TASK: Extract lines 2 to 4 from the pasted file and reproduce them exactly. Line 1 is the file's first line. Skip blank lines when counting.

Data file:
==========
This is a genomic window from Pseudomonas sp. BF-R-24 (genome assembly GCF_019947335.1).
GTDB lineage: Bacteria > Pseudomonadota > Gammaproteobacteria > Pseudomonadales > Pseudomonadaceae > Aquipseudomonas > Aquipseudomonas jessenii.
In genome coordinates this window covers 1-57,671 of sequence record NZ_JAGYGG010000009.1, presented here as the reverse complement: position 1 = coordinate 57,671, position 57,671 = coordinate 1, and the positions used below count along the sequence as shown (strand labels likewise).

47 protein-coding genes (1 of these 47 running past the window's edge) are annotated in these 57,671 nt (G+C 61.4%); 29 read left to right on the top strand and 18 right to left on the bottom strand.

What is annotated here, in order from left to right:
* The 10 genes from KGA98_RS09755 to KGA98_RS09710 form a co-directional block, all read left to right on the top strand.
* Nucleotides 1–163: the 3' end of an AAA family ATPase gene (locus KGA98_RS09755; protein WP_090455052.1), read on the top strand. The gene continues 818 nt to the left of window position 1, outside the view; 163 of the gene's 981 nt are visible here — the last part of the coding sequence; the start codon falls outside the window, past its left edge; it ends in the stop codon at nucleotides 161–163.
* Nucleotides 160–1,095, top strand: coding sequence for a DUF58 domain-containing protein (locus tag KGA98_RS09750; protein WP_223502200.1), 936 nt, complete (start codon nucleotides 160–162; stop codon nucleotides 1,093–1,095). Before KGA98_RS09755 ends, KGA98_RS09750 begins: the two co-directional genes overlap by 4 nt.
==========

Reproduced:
GTDB lineage: Bacteria > Pseudomonadota > Gammaproteobacteria > Pseudomonadales > Pseudomonadaceae > Aquipseudomonas > Aquipseudomonas jessenii.
In genome coordinates this window covers 1-57,671 of sequence record NZ_JAGYGG010000009.1, presented here as the reverse complement: position 1 = coordinate 57,671, position 57,671 = coordinate 1, and the positions used below count along the sequence as shown (strand labels likewise).

47 protein-coding genes (1 of these 47 running past the window's edge) are annotated in these 57,671 nt (G+C 61.4%); 29 read left to right on the top strand and 18 right to left on the bottom strand.